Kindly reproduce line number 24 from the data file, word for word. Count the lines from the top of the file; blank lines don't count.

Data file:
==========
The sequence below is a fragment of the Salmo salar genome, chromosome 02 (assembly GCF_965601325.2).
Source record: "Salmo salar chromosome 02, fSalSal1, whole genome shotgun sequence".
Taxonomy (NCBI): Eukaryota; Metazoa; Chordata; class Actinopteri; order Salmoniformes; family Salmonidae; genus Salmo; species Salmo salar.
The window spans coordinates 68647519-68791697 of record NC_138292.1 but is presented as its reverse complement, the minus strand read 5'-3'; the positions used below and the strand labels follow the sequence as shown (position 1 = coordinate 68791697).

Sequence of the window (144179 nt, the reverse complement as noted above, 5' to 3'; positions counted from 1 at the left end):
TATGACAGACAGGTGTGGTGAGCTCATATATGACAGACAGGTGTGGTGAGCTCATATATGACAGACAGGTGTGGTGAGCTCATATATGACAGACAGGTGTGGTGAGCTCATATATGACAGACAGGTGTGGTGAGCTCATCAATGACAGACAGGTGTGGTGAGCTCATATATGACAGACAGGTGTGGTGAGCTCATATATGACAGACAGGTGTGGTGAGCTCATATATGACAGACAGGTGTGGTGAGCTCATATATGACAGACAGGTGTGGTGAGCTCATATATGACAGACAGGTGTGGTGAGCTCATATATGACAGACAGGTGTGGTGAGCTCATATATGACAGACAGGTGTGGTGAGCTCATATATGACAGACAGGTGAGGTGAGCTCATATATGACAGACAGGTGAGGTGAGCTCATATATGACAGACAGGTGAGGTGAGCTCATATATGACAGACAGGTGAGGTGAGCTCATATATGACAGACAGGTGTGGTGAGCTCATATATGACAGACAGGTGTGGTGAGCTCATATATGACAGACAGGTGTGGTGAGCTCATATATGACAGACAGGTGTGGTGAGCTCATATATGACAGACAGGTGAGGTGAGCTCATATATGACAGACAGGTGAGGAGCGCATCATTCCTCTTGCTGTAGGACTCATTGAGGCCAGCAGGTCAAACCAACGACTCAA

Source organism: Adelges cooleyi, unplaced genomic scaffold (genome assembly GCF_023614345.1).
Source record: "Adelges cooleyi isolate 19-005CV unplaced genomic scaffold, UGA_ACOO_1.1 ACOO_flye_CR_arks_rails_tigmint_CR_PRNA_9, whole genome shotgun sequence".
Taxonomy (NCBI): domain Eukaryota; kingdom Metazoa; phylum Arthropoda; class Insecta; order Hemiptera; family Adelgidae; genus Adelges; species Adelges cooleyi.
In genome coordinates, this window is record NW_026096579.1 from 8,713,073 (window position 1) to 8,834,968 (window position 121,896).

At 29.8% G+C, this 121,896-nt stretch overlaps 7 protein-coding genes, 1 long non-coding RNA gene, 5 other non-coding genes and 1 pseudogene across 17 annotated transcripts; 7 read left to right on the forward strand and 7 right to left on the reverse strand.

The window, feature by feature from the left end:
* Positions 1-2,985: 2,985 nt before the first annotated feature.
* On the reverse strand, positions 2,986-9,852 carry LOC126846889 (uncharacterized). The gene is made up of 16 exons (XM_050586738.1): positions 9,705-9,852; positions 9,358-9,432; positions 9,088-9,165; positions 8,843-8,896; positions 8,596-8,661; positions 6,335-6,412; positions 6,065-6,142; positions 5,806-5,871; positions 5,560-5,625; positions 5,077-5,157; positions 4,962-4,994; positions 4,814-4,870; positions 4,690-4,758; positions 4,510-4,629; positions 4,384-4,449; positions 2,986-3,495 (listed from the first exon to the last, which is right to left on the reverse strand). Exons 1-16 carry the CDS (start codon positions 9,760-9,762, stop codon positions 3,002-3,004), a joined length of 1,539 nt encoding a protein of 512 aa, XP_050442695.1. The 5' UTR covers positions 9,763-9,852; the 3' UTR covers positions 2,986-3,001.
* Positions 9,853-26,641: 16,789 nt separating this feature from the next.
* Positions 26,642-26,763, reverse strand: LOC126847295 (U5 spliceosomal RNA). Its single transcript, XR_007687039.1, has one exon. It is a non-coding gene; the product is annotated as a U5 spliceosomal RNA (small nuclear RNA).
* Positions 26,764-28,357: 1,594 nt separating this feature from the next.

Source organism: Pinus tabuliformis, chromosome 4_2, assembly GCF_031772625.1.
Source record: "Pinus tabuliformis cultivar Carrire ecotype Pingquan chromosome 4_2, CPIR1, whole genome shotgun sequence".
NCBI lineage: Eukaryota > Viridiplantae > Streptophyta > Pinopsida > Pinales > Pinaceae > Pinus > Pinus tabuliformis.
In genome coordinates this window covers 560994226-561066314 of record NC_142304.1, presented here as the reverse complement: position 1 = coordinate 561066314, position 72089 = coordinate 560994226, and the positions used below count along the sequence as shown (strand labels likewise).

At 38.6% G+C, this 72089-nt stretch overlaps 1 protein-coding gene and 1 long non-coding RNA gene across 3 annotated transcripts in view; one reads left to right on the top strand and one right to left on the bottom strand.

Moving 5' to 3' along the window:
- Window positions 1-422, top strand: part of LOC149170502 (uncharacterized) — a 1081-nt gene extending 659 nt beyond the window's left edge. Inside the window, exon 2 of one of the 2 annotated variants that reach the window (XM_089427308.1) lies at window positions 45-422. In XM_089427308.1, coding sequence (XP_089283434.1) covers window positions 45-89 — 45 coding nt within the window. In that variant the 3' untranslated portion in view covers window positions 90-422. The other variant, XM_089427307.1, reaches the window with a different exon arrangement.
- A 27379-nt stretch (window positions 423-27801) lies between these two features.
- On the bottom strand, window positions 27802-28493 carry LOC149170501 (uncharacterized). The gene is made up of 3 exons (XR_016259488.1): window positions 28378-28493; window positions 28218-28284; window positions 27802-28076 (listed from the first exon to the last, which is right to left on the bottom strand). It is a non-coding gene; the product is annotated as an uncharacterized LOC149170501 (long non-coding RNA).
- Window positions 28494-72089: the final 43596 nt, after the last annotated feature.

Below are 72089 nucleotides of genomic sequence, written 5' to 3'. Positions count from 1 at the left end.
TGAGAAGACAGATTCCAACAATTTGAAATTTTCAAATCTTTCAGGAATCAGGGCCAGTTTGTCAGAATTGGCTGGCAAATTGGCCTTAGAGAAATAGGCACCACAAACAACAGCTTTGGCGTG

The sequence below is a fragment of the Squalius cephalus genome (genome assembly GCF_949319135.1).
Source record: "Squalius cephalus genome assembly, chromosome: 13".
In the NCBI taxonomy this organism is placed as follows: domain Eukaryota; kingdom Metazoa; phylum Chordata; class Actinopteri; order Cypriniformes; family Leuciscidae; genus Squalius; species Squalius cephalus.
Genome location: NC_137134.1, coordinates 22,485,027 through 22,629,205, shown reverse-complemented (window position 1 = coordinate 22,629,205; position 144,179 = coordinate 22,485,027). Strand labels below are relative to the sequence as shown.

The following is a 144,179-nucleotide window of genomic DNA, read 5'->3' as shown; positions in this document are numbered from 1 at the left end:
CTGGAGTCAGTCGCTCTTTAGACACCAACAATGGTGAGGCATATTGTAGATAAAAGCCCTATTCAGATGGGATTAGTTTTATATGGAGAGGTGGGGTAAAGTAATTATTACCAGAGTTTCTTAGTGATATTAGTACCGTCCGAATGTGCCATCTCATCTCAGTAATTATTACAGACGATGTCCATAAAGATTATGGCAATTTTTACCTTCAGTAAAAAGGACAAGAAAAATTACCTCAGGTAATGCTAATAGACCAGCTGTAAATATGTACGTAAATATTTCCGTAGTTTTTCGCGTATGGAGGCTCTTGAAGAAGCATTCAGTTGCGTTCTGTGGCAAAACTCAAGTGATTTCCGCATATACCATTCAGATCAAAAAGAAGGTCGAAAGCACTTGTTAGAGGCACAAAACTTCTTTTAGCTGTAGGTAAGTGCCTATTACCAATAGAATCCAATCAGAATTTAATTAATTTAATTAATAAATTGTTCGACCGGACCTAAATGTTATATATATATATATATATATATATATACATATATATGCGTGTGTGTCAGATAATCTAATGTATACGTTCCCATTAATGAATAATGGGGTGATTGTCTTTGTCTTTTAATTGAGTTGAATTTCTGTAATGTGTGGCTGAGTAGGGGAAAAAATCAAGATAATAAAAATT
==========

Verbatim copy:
- Window positions 1-422, top strand: part of LOC149170502 (uncharacterized) — a 1081-nt gene extending 659 nt beyond the window's left edge. Inside the window, exon 2 of one of the 2 annotated variants that reach the window (XM_089427308.1) lies at window positions 45-422. In XM_089427308.1, coding sequence (XP_089283434.1) covers window positions 45-89 — 45 coding nt within the window. In that variant the 3' untranslated portion in view covers window positions 90-422. The other variant, XM_089427307.1, reaches the window with a different exon arrangement.